While we are naming names and mentioning people—not in the manner of the hon. Member for Newham, North-West, which I thought inappropriate—I mention also with great pride my other fellow constituent, my hon. Friend the new Member for Hayes and Harlington (Mr. Dicks) who, as the Minister said, achieved an outstanding result in winning that seat for the Conservative party. I am sure that he will make a forthright, well-informed and admirable contribution to the House. I should mention, too, the man whom he defeated—Neville Sandelson, a man of originality and charm, alongside whom I was always pleased to serve. I am even more delighted, however, that we now have a Conservative Member for that constituency.
I wish to speak briefly on a subject of great importance to my constituents—London Transport. It is appropriate that the debate takes place today on the 50th anniversary of the inauguration of London Transport by Herbert Morrison. The Government are introducing legislation to reform the organisation of public transport in London which, to be candid, was never entirely satisfactory even in the early days from 1933 onwards.
London Transport was created as a public corporation and remained such until the Transport Act 1947 brought it under the umbrella of the British Transport Commission. That experiment did not work well and in 1962 the commission was abolished. Between 1962 and 1969 we had what I regard as the most effective system for the direction of London Transport, when it came directly under the Ministry of Transport. I believe that that is the right way to deal with the matter.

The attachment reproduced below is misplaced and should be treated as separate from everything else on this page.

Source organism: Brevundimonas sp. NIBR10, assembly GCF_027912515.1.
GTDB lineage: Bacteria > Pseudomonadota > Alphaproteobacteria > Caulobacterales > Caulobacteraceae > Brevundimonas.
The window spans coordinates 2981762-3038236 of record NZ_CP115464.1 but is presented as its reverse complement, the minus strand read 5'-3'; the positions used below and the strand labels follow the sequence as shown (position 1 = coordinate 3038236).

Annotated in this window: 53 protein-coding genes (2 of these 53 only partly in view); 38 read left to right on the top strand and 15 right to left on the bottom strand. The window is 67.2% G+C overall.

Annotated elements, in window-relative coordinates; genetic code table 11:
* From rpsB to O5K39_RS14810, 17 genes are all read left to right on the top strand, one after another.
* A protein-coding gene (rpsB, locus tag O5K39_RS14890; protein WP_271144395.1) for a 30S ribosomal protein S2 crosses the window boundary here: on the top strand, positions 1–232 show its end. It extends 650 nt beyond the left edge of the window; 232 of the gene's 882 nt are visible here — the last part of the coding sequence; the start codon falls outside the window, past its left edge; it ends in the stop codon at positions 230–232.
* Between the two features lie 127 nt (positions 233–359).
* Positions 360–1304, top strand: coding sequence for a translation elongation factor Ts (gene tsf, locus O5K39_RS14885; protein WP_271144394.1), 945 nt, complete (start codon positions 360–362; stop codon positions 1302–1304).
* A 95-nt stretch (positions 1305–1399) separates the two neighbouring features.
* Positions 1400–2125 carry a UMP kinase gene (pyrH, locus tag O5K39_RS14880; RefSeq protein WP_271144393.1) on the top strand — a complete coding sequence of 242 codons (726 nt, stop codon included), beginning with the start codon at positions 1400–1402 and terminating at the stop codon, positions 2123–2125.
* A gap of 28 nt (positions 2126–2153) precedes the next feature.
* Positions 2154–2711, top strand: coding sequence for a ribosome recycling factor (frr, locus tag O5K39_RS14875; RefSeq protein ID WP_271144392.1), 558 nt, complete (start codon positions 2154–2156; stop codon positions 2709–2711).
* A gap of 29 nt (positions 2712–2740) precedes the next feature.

Since 1969, London Transport has been under the political direction of the GLC. The conflict between the political directions given by the GLC and the commercial imperatives to which the London Transport board has sought to work has always been an inherent and serious difficulty—never more so than last year, which was an election year for the London boroughs, when the GLC brought in its Fares Fair policy.